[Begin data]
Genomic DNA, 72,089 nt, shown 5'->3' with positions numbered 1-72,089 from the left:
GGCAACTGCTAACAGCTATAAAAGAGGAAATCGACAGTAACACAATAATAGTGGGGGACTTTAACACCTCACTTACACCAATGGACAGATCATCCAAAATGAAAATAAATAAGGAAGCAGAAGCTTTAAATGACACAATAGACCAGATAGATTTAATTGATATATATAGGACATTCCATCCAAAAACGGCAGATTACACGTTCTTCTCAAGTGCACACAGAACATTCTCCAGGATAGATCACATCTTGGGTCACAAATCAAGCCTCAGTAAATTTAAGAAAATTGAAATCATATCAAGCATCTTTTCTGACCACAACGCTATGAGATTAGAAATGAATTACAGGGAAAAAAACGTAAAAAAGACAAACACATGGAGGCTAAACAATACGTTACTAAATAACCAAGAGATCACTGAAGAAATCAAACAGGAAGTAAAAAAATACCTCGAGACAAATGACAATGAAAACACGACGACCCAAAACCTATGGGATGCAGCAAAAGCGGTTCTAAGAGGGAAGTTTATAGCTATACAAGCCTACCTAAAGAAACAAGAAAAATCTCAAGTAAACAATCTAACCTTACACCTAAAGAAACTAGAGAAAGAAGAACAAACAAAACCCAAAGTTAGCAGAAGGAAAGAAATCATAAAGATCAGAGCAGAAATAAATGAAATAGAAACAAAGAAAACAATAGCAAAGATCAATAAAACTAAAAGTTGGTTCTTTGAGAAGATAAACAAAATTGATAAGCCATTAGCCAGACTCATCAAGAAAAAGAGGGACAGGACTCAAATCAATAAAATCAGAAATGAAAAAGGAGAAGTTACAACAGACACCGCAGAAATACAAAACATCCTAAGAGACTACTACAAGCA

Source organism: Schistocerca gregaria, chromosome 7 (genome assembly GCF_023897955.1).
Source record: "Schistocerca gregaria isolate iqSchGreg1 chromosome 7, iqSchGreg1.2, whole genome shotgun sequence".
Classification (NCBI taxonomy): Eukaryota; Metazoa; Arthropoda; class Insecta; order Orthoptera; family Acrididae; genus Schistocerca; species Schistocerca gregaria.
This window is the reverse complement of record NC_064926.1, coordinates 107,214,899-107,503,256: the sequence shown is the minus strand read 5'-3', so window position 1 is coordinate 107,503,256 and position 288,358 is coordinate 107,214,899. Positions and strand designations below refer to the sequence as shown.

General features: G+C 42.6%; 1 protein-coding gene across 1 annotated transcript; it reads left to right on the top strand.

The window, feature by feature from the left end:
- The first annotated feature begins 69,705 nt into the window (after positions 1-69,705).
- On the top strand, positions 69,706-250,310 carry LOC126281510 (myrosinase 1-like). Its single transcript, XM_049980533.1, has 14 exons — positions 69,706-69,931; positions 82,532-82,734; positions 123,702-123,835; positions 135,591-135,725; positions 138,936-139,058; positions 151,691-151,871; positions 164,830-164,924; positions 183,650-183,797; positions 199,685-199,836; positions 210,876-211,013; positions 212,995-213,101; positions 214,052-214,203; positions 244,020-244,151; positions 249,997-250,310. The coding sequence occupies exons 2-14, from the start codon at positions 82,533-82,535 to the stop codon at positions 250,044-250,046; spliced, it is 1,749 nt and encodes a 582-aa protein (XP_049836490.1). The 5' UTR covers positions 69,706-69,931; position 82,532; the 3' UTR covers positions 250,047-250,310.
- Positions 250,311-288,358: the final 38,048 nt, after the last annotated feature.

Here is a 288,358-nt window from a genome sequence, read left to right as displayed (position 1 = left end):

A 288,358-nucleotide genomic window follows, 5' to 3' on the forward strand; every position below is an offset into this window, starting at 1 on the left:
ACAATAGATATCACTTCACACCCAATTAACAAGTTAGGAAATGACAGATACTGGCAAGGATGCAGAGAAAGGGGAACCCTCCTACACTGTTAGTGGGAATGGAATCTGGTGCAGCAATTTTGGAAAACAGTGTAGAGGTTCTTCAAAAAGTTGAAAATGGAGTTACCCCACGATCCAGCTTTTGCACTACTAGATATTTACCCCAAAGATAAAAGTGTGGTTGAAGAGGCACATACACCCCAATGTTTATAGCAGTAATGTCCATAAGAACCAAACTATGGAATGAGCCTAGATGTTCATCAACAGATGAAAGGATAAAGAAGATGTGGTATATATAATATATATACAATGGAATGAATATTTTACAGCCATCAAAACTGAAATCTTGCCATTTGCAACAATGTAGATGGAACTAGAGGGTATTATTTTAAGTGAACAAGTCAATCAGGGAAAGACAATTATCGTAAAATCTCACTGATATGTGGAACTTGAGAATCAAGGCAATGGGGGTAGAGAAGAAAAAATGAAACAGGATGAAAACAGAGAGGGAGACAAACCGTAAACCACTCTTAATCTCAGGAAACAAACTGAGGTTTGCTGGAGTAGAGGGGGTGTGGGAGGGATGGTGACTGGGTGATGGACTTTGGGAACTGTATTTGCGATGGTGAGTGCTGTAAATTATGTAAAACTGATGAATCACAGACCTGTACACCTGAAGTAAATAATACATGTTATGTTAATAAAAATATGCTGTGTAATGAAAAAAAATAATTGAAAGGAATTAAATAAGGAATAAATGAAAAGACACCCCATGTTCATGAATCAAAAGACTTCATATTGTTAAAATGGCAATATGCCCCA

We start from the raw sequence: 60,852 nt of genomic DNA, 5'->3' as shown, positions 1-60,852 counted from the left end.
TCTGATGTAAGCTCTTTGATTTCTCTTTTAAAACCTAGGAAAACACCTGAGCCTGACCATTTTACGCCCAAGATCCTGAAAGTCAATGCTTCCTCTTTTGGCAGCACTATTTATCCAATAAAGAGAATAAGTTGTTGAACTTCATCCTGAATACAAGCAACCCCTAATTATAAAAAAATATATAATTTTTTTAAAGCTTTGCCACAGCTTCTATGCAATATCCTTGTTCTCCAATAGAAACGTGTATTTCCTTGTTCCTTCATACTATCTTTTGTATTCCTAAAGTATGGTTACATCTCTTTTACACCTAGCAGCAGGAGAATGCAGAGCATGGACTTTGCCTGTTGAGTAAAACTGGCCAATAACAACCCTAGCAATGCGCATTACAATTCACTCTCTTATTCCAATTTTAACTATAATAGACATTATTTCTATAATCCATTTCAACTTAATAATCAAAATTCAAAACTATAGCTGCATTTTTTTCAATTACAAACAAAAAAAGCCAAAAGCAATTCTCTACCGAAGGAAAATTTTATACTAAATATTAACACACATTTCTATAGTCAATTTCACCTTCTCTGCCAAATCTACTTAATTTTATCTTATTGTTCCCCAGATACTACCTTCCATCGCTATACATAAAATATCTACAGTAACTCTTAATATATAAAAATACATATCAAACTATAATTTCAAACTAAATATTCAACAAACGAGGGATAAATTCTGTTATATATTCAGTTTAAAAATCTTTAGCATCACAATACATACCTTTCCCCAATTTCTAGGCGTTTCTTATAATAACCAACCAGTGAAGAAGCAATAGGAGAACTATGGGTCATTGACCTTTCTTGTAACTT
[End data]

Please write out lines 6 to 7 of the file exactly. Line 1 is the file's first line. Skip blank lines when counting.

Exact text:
This window is the reverse complement of record NC_064926.1, coordinates 107,214,899-107,503,256: the sequence shown is the minus strand read 5'-3', so window position 1 is coordinate 107,503,256 and position 288,358 is coordinate 107,214,899. Positions and strand designations below refer to the sequence as shown.

General features: G+C 42.6%; 1 protein-coding gene across 1 annotated transcript; it reads left to right on the top strand.